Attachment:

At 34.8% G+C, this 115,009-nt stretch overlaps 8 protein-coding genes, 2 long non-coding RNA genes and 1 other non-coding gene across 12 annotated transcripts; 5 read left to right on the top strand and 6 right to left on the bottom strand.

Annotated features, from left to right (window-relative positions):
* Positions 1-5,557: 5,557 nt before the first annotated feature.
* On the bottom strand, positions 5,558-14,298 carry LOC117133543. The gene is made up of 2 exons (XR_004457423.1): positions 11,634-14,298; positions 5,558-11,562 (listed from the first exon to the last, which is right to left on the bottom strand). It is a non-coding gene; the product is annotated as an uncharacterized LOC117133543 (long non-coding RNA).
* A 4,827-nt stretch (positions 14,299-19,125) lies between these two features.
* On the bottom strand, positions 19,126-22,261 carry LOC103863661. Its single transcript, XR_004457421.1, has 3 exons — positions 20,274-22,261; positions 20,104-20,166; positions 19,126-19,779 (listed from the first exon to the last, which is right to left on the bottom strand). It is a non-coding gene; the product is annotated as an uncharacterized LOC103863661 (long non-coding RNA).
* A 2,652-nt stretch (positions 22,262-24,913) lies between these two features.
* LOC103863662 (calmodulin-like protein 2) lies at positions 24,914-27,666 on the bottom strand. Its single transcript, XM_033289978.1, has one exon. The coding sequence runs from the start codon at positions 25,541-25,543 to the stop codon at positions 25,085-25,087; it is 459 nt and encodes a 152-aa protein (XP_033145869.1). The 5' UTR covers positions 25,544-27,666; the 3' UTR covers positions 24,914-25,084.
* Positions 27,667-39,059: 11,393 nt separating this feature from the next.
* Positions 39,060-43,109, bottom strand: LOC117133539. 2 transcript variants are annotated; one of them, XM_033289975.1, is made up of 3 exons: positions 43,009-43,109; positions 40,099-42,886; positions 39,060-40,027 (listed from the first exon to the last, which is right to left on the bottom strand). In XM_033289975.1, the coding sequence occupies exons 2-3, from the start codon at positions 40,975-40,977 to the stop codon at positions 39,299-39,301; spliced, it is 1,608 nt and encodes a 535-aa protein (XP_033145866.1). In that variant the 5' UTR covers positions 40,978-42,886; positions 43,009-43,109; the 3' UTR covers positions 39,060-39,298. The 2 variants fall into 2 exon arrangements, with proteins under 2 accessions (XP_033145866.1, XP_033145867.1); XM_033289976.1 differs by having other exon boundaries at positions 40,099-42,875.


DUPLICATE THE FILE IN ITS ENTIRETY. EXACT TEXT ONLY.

At 34.8% G+C, this 115,009-nt stretch overlaps 8 protein-coding genes, 2 long non-coding RNA genes and 1 other non-coding gene across 12 annotated transcripts; 5 read left to right on the top strand and 6 right to left on the bottom strand.

Annotated features, from left to right (window-relative positions):
* Positions 1-5,557: 5,557 nt before the first annotated feature.
* On the bottom strand, positions 5,558-14,298 carry LOC117133543. The gene is made up of 2 exons (XR_004457423.1): positions 11,634-14,298; positions 5,558-11,562 (listed from the first exon to the last, which is right to left on the bottom strand). It is a non-coding gene; the product is annotated as an uncharacterized LOC117133543 (long non-coding RNA).
* A 4,827-nt stretch (positions 14,299-19,125) lies between these two features.
* On the bottom strand, positions 19,126-22,261 carry LOC103863661. Its single transcript, XR_004457421.1, has 3 exons — positions 20,274-22,261; positions 20,104-20,166; positions 19,126-19,779 (listed from the first exon to the last, which is right to left on the bottom strand). It is a non-coding gene; the product is annotated as an uncharacterized LOC103863661 (long non-coding RNA).
* A 2,652-nt stretch (positions 22,262-24,913) lies between these two features.
* LOC103863662 (calmodulin-like protein 2) lies at positions 24,914-27,666 on the bottom strand. Its single transcript, XM_033289978.1, has one exon. The coding sequence runs from the start codon at positions 25,541-25,543 to the stop codon at positions 25,085-25,087; it is 459 nt and encodes a 152-aa protein (XP_033145869.1). The 5' UTR covers positions 25,544-27,666; the 3' UTR covers positions 24,914-25,084.
* Positions 27,667-39,059: 11,393 nt separating this feature from the next.
* Positions 39,060-43,109, bottom strand: LOC117133539. 2 transcript variants are annotated; one of them, XM_033289975.1, is made up of 3 exons: positions 43,009-43,109; positions 40,099-42,886; positions 39,060-40,027 (listed from the first exon to the last, which is right to left on the bottom strand). In XM_033289975.1, the coding sequence occupies exons 2-3, from the start codon at positions 40,975-40,977 to the stop codon at positions 39,299-39,301; spliced, it is 1,608 nt and encodes a 535-aa protein (XP_033145866.1). In that variant the 5' UTR covers positions 40,978-42,886; positions 43,009-43,109; the 3' UTR covers positions 39,060-39,298. The 2 variants fall into 2 exon arrangements, with proteins under 2 accessions (XP_033145866.1, XP_033145867.1); XM_033289976.1 differs by having other exon boundaries at positions 40,099-42,875.